Neil Brock is a young social worker in the slums of New York City; his boss is Frieda Hechlinger; and Jane Foster is the office secretary. This dramatic series features stories about child ... See full summary »
George C. Scott,
Dr. Alexander Brown (Martin Sheen) arrives in Las Vegas, awarded for his recent medical invention. An ex-G.I. tells Brown he was a test subject during the 1950's, exposed to atomic bomb ... See full summary »
A teenage delinquent who goes on a drunken joyride is left in jail overnight by his parents in the hope that he might learn a lesson from it. But events follow which result in the boy ... See full summary »
While doing a story on the intrusion of surreptitious surveillance in peoples' private lives, a television reporter rents some surveillance equipment to get a feel for what it's like to spy... See full summary »
James A. Watson Jr.
The religious nature of the program attracted a wide variety of actors and directors such as; Jeff Hunter, Ed Asner, Jack Albertson, Beau Bridges, Carol Burnett, Ron Howard, Cindy Williams, Patty Duke, Ann Jillian, Wesley Eure, Bob Hastings, Cicely Tyson, Ricky Kelman, Jack Klugman, Robert Lansing, Randolph Mantooth, Walter Matthau, Deborah Winters, Bob Newhart, Bill Bixby, John Ritter, Michael Shea, Martin Sheen, Marc Daniels, Arthur Hiller, Norman Lloyd, Delbert Mann, Ted Post, Jay Sandrich, and Jack Shea, and writers Rod Serling, John T. Dugan, Lan O'Kun, and Michael Crichton. See more »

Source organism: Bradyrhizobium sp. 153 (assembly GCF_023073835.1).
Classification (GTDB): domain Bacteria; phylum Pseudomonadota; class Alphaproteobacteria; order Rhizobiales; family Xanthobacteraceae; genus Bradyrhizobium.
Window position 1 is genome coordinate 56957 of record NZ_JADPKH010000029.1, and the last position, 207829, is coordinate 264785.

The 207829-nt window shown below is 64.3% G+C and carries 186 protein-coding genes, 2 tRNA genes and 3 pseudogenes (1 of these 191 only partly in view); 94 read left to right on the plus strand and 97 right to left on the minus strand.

The series was produced in the United States, and nearly all of its episodes were set there, but the animated opening credits show cars driving on the left-hand side of the road. See more »
This syndicated series was produced by the Paulist Fathers, an evangelistic Catholic order of priests. For years, it was a staple of local TV programming in the USA, usually being aired on Sunday mornings or at very odd times, such as just before the station signed off for the night. To the Fathers, it was a way to spread the Word. To the stations, it was a cheap way to plug holes in their schedules and meet the community service requirements of their licenses.
I've also heard that the series was sometimes shown in Sunday schools and church group meetings, usually as the basis for a discussion.
As for the show itself, I found it to be a very mixed bag. Some episodes were interesting, thought provoking, and a bit offbeat, such as the one in which a group of people held a trial to impeach God. Many were preachy, predictable, and even unintentionally funny, like the one that ended with Edward Andrews signing "My Way." And some were just pulpits for 1960's-style liberalism, with noble criminals, brutal cops, and GI baby killers.
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